When I sharpen a plane I have a standard I work to. It’s almost always surgical sharpness. Why? I’m not always sure. But I’m sure that most of us ultimately end up with a system and an order to sharpening. Ultimately we should all steer away from abrasive papers and silly names like the scary sharp method because craftsmen of old always sharpened their edge tools to surgical sharpness anyway. Or did they? What replaced the ordinary practicalities of everyday sharpening is a fascination for something that fascinated us away from the literal essentiality of working for a living. Not many craftsmen of old, and I include myself in this, had the luxury of gluing abrasive to sheets of plate glass or half an hour to sharpen and set a plane. It didn’t happen. All the woodworkers I worked under took a dull plane to surgical sharpness in under a minute and were back to planing wood in under two. It was an ordinary and simple task and, yes, it was surgical sharpness without the fuss.
My teaching trains people to go through three stages on abrasive stones and then onto a finer grade using buffing compounds on a strop. It works. 250, 600 and 1,200 on stones, or thereabouts, not rigid, and then any steel buffing compound, around 10,000. This protocol gives you a surgically sharp edge. But the carpenters on job sites I have met usually grab the belt sander with 250 grit belts installed and flash the plane iron across the running belt at around 30 degrees. They are back in the planing mode in a few seconds and for the bottom of a door or the sticking stile of same it gets the job done and it’s common practice. In my classes students in training take great pains to get the perfect result. Instead of my one-minute dull to surgical sharpness they often spend 30 minutes and they do so because they can. For me, sharpening is such an essentiality I would not work wood if I couldn’t or wouldn’t do it. I’m not a perfectionist and can’t stand self claimed claims people have of being a perfectionist. As long as we work diligently to achieve good work it is good enough for me.
The job-site demands are generally different to bench work. Mostly the work needs to be finer. Not always though. I’ve known trim carpenters who work to high and tight tolerances in high end work. You see sharpness is key to ease of cut, accuracy and fineness. It is the most undervalued and least understood in the realms of craftsmanship. Most of the woodworkers I have known and taught have usually, not always, just mostly, shown reluctance to stopping and interrupting the work to go to the sharpening stones. In many cases they simply are intimidated by the process, but then too the reluctance is because they want to keep going as long as they can on the blade sharpness level they are at. The fact is sharpening has to be as much if not more of the planing, sawing, chiselling, spokeshaving, axing processes as the engaging of the tool cutting the wood itself. Though the task of sharpening is very different to the application of the tool to the material, it’s important to slide from planing to sharpening and back to planing as seamlessly as possible each time you sharpen: And it is possible to get to a place where you don’t even notice you’re doing it!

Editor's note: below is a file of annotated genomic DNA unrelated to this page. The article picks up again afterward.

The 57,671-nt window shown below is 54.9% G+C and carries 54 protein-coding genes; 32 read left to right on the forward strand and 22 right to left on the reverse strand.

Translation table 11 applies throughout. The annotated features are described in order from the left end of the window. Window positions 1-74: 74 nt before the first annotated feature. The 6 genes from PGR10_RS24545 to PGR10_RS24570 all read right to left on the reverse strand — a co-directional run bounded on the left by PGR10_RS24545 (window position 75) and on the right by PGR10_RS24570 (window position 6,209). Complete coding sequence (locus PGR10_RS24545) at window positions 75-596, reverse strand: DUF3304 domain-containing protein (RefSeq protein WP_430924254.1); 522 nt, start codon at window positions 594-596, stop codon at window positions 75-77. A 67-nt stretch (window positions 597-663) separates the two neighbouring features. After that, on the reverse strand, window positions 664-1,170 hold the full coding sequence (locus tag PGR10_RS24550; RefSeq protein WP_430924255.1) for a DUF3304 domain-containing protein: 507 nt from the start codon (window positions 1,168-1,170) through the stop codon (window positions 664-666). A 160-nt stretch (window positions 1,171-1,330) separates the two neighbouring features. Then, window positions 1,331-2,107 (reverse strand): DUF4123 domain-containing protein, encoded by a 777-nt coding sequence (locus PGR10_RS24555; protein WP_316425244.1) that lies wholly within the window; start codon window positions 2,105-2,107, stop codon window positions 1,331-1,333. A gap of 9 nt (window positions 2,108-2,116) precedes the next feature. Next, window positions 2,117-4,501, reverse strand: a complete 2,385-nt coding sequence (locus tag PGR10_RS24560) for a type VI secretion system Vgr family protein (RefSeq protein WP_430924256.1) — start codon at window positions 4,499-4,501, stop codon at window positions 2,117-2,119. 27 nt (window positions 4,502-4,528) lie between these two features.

There are levels of sharpness that I use. In my videos, if you see me sharpening up, you see me go through my recommended four levels in quick succession. Three stones and a strop charged with abrasive compound is fast and effective. In under a minute I have my plane or chisel sharpened. A saw takes me four to six minutes and I never put sharpening off no matter the rush – it just does not pay. But I don’t always sharpen my edge tools to the 10,000 or more level. It depends on the work in hand. For instance, though a scrub plane might be engaged in scrubbing off large amounts to get down through the grain, sometimes I might not go to another level because it’s unnecessary. Using the scrub to bevel corners in an instant, or planing a narrow edge where the edge is not needed to be united to another as i gluing up. At my bench you will generally only three favoured planes I reach for in a given day. I have the scrub plane, the jack #5 and the smoother #4. Tucked away but still close to hand I have a #5 1/2 and a #4 1/2. Behind me I have a couple of extras of each and then a couple of Veritas bevel-ups.
So here I would like to ask you to simply try something out for me, just to see what you feel, so you understand. Sharpen your smoothing plane to 250 or thereabouts. Use it to plane say oak and pine. Take a few swipes, set to deep and shallow cuts. Run your fingertips over the surfaces to see how the surfaces feel to you. Register your feelings in your memory bank. then take the iron out and take it to the 600 level and try again. Now to the 1,200 level. Doing this is sensory. You will register feeling and learn how such feeling works as you work your wood. From this you can evaluate exactly what level of sharpness you need for the tools you need to sharpen. I often find that 250-grit sharpening seems to engage the wood or some kinds of wood better than going up to the 10,000.